The arrangement of the pad 13 is such that it is held snugly against the palm of the hand, even when the hand is closed or partly closed, the pad being thick enough to fill the usual concavity or "hollow" of the hand. Since some hands are more cupped than others, having a deeper hollow, it may be desirable in some cases to add supplemental padding. FIG. 5 shows an extra thick padding arrangement, comprising the main gauze pad 13 and supplemental pad or pads 30. In all cases, the arrangement of the fastening tabs is such that the pad is held under soft pressure against the palm, protecting the injury from entrance of dirt under the bandage.
In FIG. 4 the angular arrangements of the various tabs are shown. Taking the center line of the wrist between tab 15 and tab 25, and the upper tab 16 as the axis of symmetry, the axes of the tabs 18 and 19 lie at an angle a to left and right respectively of the first axis. Angle a may be varied somewhat but is preferably between about 25° and 35°, e.g., about 30° from the axis. The tabs 21 and 22 are formed at angles b with respect to the same axis, preferred values being about 80° to 100°, e.g., about 90°. Tabs 15 and 25 are formed at angles c with respect to the axis of symmetry, having a value of about 25° to 40°, a 30° angle being appropriate in most cases.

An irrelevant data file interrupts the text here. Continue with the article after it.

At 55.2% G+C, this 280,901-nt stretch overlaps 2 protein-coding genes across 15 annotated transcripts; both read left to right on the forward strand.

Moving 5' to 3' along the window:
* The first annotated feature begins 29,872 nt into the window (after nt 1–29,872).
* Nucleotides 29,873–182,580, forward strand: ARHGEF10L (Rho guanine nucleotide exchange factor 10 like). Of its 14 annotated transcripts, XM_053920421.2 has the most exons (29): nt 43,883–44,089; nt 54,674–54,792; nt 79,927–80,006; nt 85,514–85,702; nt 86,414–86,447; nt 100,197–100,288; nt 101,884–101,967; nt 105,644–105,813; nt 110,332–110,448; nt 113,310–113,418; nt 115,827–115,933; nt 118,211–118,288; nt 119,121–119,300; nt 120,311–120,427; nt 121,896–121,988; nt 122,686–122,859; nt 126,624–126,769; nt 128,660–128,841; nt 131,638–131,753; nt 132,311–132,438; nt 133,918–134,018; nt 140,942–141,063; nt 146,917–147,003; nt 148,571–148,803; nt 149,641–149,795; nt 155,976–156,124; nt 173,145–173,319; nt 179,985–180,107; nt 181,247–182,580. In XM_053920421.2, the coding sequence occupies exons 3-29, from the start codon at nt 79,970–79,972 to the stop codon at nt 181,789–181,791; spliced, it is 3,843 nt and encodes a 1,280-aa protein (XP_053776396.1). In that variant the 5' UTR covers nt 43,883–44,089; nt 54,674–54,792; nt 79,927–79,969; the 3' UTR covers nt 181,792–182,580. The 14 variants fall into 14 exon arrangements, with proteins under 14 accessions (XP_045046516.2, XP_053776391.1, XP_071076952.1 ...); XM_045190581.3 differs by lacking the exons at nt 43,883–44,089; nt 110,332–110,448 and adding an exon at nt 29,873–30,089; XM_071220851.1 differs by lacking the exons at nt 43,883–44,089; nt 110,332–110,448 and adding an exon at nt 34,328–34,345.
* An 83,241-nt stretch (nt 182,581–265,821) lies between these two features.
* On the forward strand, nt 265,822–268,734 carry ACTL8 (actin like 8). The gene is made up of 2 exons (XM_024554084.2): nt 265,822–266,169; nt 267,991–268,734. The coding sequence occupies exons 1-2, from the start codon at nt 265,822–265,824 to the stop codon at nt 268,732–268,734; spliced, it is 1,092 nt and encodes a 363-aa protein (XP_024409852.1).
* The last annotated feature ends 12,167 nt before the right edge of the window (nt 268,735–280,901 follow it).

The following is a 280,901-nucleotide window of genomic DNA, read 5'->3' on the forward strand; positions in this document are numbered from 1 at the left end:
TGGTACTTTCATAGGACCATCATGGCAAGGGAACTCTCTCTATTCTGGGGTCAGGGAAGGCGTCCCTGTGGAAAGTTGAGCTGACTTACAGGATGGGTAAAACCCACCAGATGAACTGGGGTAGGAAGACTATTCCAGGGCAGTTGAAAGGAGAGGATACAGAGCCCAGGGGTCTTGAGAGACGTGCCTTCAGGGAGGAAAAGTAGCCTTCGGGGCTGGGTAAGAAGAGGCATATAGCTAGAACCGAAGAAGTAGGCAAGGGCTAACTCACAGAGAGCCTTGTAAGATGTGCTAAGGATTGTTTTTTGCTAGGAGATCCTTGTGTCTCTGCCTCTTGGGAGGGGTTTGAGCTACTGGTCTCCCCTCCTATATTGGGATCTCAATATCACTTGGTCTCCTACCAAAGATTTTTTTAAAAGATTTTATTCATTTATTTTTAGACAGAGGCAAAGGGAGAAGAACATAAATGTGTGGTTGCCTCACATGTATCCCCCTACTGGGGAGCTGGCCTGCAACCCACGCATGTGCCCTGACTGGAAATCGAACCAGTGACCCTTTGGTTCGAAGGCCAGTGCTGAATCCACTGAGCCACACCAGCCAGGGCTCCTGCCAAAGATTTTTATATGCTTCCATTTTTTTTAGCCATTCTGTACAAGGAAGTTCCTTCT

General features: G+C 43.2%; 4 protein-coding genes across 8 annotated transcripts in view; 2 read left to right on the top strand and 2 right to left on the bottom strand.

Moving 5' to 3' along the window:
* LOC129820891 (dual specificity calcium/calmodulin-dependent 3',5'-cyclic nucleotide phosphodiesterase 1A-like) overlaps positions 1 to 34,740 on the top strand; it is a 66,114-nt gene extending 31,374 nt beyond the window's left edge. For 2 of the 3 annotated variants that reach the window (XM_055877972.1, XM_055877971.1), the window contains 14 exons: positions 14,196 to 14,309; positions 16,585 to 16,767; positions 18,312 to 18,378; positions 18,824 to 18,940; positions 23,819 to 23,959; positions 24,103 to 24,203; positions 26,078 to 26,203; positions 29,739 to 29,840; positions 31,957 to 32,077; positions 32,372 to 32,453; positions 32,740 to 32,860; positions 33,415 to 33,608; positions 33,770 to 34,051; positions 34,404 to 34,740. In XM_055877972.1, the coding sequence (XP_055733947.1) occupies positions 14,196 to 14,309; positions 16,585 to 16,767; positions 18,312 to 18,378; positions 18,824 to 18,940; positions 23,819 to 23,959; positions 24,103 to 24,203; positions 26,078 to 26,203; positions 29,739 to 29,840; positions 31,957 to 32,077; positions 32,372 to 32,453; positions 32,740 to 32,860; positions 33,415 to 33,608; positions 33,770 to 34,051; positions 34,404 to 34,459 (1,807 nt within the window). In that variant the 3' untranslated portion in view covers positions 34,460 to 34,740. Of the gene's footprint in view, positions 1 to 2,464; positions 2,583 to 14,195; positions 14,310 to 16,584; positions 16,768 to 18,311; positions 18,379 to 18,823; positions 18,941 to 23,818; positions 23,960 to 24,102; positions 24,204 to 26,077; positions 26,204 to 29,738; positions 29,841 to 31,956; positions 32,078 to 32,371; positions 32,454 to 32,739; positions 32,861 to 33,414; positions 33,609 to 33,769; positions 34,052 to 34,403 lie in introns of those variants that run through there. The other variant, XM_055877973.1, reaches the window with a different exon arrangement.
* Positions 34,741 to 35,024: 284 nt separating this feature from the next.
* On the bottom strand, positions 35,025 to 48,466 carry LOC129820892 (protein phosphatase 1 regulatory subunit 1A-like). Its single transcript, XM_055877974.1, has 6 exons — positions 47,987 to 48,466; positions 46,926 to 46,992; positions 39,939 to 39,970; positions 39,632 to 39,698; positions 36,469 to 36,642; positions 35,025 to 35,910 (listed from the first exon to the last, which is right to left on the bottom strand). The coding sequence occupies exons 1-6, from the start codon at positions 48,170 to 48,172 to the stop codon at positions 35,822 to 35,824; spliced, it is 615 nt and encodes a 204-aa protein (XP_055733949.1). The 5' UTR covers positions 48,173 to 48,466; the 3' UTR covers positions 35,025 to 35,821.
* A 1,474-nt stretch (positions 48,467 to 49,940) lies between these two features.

While the arrangement shown is presently preferred, it will be obvious that more or fewer tabs may be used and their arrangement may be varied somewhat, but they should be sufficient in number and spaced in such a manner that they will hold the bandage securely in place, whether the hand is open flat or partly or entirely closed. The finger separating tabs 18 and 19 are so located that they are selectively and interchangeably suited for fitting between the index finger or the little finger and the next finger adjacent, depending whether the hand to be bandaged is a right or a left hand. The other tabs sometimes can be located with less precision, as long as they permit placing the bandage on either a left hand or a right hand without undue interference with the action of the thumb.
It will be obvious that the modifications suggested above and others which may occur to those skilled in the art may be made without departing from the spirit and purpose of the invention. It is intended by the claims which follow to cover such obvious changes and variations and their equivalents as broadly as the state of the prior art properly permits.